The language of most of the poems is tight, often fragmented, and does not rely on images outside the barren landscape and experience of the people.  This helps to build the feeling of lament which runs through the collection.  An example of such lament is “Frank Counts the Waves”.  Frank had been a fisherman.  Rifkah uses this history to inform the poem.

Frank Counts the Waves

high tides follow a blind moon
storm from the west blows
spray to walls              salt
seasoned crust on my lips
shattered shuttered shake

white roughed waves
roll and heave              break and break
one two three four
daylong nightlong

I sit back to cabin wall
hear Iwa praying to his Buddha
his language hard as the wind
I look to the cross my wife sent with me
hanging over my narrow bed
Why hast thou forsaken me
who am I to turn to.

all the world comes in goes out

no return passage
I said when leaving Cabo Verde,
the flowering islands,
in New Bedford fished cold water
fed my laughing children
named my first born Isaac, to laugh
I have passed into uncharted seas
breath in out as waves counting

years roll the sun summer high winter low
still counting
one two three four
ready or not.

As here, the other patients are usually peripheral to each person’s personal laments. It is a sad world, yet only rarely an ugly one.  Rifkah’s compassion permeates the book.

A listing of the actual patients whom she has lovingly brought to life is included in the back of the book; the summaries look oddly like contributors’ biographies in the back of a journal.  Rifkah has also written an Author’s Note giving the historical background.  Those who still lived when the institution was closed in 1921 were transferred to a federal leprosarium in Carville, Louisiana.  There, she writes “they experienced conditions even more horrific than those on the barren island.”

Overall, a harsh history has been softened by carefully chosen, crisp language.  It is an excellent way to tell the story.  It is a story worth knowing.

Outcasts was published by Little Pear Press in 2010.  It is available on Amazon.com.

A Different Kind of Christmas Poem

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George Washington Crossing the Delaware

by Wayne Crawford

I have never crossed the Delaware River nor stood in a row-boat. while crossing any other river. If I were crossing a river in a rowboat, I would never stand with one foot propped on the edge of the boat, especially an overcrowded boat. I imag- ine that if I were to cross a river in a boat, I might cross the Delaware River, and the waves of the river would rise and chop against my boat like those in this painting of “George Washington Crossing the Delaware” by Emanuel Leutze. In this painting, General Washington is crossing the Delaware on Christmas day. It is a windy, overcast day. Clumps of ice, the height of many of the people in the overcrowded boat, float on the surface of the river. A couple of men must use their oars to push these islands of ice out of the way so that the boat can move forward, so that the Colonists can surprise the English and Hessians and win the Battle of Trenton. It is Wednesday, almost 69 degrees where I live in New Mexico. On Wednesdays, I don’t cross rivers, not even the Rio Grande, which is a mile away and mostly dry this time of year. It’s the Christmas season here too. I’ve been looking in an art book, viewing all these paintings with water in them-slots of seaside scenes, picnics along the river, lovers caught in a rain shower, couples silhouetted against the ocean or dangling their legs in a pond. Today, I crossed the Delaware River. I could drown on a Wednesday afternoon and never leave my study.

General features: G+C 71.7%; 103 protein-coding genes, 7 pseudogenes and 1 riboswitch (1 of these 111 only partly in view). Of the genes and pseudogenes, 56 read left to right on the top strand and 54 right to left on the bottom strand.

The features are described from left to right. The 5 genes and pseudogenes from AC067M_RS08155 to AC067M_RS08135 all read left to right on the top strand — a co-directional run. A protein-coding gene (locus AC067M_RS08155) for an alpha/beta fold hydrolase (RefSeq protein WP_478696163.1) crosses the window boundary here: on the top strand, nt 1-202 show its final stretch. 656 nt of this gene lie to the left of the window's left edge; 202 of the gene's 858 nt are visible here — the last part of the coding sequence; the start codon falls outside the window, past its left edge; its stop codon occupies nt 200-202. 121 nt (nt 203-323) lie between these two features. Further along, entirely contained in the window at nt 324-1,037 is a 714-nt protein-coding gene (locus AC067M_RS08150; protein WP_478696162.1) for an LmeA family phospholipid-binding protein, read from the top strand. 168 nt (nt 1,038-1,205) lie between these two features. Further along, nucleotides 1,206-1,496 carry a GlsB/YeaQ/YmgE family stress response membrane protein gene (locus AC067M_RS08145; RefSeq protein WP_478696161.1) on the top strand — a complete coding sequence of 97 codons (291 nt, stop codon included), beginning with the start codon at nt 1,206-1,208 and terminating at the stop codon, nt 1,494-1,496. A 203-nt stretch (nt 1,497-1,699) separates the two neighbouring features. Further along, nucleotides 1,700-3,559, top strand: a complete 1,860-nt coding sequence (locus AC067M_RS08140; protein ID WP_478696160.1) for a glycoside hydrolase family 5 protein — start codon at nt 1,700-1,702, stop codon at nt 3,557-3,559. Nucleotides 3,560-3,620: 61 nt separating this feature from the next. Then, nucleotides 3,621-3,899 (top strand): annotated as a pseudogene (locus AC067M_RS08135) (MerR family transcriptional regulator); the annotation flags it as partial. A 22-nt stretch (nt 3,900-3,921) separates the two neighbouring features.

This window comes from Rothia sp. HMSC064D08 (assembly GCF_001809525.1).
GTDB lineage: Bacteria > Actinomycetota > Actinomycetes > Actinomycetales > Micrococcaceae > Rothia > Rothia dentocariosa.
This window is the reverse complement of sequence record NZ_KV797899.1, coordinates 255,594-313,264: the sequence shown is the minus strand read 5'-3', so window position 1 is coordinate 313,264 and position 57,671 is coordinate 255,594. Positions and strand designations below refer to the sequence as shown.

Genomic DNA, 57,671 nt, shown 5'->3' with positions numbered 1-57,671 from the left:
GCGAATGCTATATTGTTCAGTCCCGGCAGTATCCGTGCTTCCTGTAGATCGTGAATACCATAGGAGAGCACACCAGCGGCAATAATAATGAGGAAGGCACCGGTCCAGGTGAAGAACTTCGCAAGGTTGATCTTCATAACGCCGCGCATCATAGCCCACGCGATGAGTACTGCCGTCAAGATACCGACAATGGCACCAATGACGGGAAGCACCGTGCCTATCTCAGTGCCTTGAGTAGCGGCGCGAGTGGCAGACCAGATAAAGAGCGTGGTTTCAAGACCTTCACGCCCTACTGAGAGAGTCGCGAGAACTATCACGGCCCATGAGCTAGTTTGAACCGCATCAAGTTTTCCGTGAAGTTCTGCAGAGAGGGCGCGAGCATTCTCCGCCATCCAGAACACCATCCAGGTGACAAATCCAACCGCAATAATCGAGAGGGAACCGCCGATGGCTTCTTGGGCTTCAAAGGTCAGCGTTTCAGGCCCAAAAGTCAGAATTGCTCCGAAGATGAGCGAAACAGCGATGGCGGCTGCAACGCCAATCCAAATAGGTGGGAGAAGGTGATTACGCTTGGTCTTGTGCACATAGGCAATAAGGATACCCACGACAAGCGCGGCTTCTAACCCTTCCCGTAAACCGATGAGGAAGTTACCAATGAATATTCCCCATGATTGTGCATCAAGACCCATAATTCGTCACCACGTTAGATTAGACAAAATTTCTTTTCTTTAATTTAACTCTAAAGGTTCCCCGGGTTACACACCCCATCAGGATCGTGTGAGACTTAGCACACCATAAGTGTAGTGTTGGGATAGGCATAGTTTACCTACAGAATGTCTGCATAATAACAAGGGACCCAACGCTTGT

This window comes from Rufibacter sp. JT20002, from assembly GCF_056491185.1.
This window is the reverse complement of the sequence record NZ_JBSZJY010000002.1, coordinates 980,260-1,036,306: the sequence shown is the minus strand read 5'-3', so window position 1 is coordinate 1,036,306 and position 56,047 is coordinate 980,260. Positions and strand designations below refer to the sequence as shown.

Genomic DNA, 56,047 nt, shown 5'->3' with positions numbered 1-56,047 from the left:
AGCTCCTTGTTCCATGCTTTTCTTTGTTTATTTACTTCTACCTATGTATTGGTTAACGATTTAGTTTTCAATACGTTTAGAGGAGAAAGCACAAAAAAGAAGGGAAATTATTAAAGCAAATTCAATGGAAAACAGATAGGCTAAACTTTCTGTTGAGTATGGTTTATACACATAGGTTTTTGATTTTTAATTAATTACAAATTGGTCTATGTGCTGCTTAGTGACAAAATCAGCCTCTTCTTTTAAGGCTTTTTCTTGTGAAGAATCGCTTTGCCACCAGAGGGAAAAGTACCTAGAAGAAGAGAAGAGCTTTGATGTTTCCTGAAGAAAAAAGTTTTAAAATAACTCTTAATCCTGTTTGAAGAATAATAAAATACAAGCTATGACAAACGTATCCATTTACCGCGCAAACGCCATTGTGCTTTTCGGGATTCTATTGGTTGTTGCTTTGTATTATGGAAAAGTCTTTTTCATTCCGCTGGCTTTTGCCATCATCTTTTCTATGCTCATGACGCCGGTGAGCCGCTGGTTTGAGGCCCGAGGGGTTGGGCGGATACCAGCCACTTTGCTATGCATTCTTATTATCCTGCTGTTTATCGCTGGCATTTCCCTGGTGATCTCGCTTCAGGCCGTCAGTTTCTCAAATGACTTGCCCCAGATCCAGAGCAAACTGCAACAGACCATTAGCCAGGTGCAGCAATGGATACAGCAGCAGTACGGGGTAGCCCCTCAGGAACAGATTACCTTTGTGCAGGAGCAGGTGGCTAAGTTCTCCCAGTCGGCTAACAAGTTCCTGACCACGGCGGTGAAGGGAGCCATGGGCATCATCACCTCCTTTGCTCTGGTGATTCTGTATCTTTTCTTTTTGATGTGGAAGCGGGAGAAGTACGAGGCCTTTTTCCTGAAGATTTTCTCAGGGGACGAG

Wayne Crawford was a poet and promoter of poetry in Las Cruces for many years until his death in 2011.  He worked to bring young poets and older poets together and was encouraging to all.  I feel that I made significant advances in my work due to the confidence I gained from his enthusiasm and support.

This prose poem, “George Washington Crossing the Delaware,” is from Wayne’s last book, Sugar Trail, published by Sin Fronteras/Writers Without Borders Press in 2007.  It is available on amazon.com

Advent Hope: Images of Emmanuel

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The most popular advent hymn is probably “O Come, O Come Emmanuel.”  I wish we would sing it every Sunday in Advent, since it is only appropriate on those four Sundays.  There are as many as eight verses, depending on your tradition.  These verses are a compendium of metaphors, different images added one to another to try to convey the qualities and importance of the Awaited One, the savior and healer who is to come.

To emphasize this abundance I am numbering the themes, although they do not appear in all versions in the same order.

1.  In the first verse, also often sung at the end, Emmanual will ransom Israel, which mourns in lonely exile.  This echoes both the Exodus from Egypt and the return of the Israelites from Babylon.  It can also remind us, in our present time, that mourning feels like exile.

2.  Emmanuel is “Wisdom from on high.”  Wisdom is sometimes presented as an assistant to God.  Here Wisdom will teach us.

3.  Emmanuel is the mighty Lord who gave Israel the law.  He is thus the God who will judge all.

4. Emmanuel is the Branch (or Rod depending on the version) of Jesse.  Jesse is the father of David and therefore Emmanuel is in the line of Israelite kings.  This Branch will rescue people and “give them victory over the grave.”

5.  Some traditions also have a verse describing Emmanuel as the Root of Jesse’s tree.  This suggests that the Awaited One is in the lineage of David and at the same time was before David. (As described in one of Jesus’ discussions with the Pharisees in the gospels.)

6.  As Key of David, Emmanuel opens the way to heaven and closes the path to misery. Though no door is mentioned, the image is of an actual key which can lock and unlock.